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City of Canterbury Bankstown

Our community members speak about 200 different languages throughout the City. About 44 per cent of the population were born in another country, and 60 per cent speak a language other than English at home. With an estimated population of about 374,000 people, CBCity is made up of many different communities. Apart from Australian and English, the four most common ancestries are Lebanese, Chinese, Vietnamese, and Greek. Emerging communities include people born in Bangladesh, India, Pakistan, and the Philippines. The City is also home to refugee communities from Myanmar, Syria, Iraq, Palestine, and other countries.

Current initiatives

Networks and Inter-agencies

The city of Canterbury Bankstown actively supports local inter-agencies and networks. By promoting partnerships and other collaborations, Council is able to meet the community’s needs and aspirations, and improve services for all migrants, refugees and people seeking asylum.

Council is a member of Welcoming Cities and the Refugee Welcome Zone Leadership Group. As a member, it helps contribute to strategic collaborations within refugee and local government sectors. As part of this involvement, Council has already actively supported campaigns to expand and improve programs for refugees and people seeking asylum, such as its Nobody Left Behind campaign.

Through its Diversity Officer, CBCity has also supported projects and work of  the Local Government Multicultural Network, Canterbury Bankstown Migrant Interagency and the Local Women’s Initiatives Network. It has provided resources that enhance services and has been a major stakeholder in delivering special projects such as capacity-building training, Local Women’s Awards, International Women’s Day, Anti-Poverty Week, and Refugee Week activities.

Community Engagement

The City of Canterbury Bankstown has been a Refugee Welcome Zone since 2002 (formerly as Canterbury City Council and Bankstown City Council). It has worked hard to proudly create an environment that fosters social harmony and promotes social inclusion to ensure all residents are engaged and richer for living in the City.

Council actively works with a wide range of key stakeholders such as Settlement Services International, the Multicultural Network, Navitas English, Red Cross, Metro Assist, and the Refugee Council of Australia in supporting refugee communities. It also operates the Asylum Seeker Family Partnership Program at its child care centres.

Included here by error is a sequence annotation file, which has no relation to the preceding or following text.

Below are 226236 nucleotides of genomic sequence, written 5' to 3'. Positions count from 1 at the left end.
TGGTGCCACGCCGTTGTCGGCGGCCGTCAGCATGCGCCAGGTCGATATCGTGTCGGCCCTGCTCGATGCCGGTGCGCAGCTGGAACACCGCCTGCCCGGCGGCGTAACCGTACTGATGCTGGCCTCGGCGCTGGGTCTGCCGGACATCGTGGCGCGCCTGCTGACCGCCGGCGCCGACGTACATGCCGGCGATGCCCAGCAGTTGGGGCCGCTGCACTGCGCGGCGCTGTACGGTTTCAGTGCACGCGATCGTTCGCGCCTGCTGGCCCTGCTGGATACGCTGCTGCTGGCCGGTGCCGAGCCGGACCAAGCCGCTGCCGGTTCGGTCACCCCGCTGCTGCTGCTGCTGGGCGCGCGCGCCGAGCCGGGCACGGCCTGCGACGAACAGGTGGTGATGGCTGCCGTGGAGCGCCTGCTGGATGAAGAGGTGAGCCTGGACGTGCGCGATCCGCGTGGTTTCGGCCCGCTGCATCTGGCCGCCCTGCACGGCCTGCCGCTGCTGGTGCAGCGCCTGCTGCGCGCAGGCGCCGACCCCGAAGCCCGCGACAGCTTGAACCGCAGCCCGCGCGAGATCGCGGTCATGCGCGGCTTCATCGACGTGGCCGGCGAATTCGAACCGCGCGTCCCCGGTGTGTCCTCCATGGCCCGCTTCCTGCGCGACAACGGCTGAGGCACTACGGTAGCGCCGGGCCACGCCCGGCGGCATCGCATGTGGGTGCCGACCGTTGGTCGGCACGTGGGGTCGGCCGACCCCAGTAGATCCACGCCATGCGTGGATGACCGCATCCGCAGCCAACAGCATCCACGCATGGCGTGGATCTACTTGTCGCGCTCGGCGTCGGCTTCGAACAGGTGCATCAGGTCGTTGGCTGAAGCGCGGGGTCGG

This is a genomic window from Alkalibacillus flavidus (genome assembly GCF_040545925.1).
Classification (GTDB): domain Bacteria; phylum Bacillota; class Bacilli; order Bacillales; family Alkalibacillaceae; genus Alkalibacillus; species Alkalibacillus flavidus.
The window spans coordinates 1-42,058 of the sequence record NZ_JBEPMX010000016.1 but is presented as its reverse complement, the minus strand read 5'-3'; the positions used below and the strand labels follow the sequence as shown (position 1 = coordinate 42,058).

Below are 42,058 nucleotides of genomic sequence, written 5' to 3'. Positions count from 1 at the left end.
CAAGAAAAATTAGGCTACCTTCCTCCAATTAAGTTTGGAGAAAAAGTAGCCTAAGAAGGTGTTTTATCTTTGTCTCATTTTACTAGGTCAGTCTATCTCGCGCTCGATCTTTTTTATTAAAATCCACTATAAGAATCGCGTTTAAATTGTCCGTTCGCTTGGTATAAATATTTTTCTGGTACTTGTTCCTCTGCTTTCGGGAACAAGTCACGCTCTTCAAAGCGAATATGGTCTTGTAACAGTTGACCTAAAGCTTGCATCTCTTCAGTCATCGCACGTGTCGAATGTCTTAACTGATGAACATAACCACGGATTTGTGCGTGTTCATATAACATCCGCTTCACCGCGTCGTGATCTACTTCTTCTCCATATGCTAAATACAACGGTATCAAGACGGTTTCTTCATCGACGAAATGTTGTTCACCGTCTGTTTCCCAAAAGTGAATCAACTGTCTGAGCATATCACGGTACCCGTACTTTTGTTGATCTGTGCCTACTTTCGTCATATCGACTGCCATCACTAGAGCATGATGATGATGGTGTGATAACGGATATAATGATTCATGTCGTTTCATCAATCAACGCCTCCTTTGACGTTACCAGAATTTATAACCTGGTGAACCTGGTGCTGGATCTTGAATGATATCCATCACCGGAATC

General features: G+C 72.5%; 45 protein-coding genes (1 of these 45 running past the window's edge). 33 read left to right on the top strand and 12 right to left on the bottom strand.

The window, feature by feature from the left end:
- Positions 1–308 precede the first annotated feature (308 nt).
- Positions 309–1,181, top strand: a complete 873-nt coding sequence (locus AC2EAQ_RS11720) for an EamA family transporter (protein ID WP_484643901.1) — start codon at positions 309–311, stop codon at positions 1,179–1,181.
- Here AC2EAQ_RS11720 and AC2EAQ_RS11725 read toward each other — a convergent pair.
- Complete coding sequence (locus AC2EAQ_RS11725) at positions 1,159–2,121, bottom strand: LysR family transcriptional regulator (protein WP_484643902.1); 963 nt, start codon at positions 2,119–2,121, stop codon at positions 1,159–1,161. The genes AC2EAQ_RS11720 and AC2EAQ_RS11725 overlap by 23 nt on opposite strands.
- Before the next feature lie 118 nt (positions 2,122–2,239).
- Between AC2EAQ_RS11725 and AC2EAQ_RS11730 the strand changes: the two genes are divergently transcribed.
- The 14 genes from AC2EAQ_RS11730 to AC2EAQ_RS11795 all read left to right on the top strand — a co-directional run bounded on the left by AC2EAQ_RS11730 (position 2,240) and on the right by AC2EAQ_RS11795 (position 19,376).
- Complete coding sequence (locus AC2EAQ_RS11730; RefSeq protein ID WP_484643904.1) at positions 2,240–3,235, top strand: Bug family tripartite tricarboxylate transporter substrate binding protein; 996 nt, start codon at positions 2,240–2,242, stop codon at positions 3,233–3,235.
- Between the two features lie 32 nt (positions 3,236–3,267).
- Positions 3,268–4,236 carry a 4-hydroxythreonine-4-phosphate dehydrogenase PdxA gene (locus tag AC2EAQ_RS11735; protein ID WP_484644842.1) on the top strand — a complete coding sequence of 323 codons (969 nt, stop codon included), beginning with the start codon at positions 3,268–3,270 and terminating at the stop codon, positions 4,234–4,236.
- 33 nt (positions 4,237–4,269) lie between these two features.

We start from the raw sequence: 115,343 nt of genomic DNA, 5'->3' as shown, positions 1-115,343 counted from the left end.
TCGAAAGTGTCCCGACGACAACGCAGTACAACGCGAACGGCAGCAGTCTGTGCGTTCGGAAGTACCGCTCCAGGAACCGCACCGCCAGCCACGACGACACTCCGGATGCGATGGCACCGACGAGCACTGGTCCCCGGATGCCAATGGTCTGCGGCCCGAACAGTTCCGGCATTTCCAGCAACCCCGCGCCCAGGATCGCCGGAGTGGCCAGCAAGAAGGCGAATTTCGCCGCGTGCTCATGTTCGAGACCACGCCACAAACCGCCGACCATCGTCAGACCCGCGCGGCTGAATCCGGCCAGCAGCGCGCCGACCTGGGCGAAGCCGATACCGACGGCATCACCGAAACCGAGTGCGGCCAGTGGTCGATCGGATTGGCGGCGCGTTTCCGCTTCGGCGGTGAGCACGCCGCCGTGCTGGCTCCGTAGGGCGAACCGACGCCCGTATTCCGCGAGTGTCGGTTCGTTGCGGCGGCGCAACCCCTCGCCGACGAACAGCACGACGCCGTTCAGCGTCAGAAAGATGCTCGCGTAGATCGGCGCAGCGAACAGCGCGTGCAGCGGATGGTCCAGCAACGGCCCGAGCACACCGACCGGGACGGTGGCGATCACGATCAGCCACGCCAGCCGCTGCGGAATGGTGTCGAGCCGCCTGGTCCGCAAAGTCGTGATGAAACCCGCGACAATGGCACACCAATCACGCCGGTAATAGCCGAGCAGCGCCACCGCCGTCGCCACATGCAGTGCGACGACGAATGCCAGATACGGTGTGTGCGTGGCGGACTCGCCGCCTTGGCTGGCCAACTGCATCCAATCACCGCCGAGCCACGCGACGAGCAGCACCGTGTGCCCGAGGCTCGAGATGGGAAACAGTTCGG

Annual social planning consultations on culturally and linguistically diverse communities also attract a lot of interest from a wide range of stakeholders. This helps to prioritise the needs of culturally and linguistically diverse people and enhances service provision to migrant and refugee communities in the City.

Council’s Multicultural Reference Group is another consultation mechanism. The group provides strategic advice to Council on priority issues among diverse communities. It also gives insight into ways to make Council services and information more accessible and supports the development of the Canterbury Bankstown Cultural Diversity Plan.

Through Council’s Interfaith Reference Group, the City has been engaging local faith communities and religious leaders in social justice and community inclusion presentations. These have helped build greater awareness and acceptance of diverse religions in the City.

A practical toolkit for reaching out and engaging with multicultural communities in the City of Canterbury Bankstown was also developed for Council staff to help them reach out to more residents in the City. For more information about Our Diverse City Toolkit, contact Council’s Community Engagement Team on 02 9707 9814.

Events and celebrations

Council has annual Harmony Day Celebrations, organised by the local Canterbury Harmony Group Inc. This has involved local schools, community organisations, and cultural groups for many years. It also celebrates International Day of Prayers for Peace and National Refugee Week each year.


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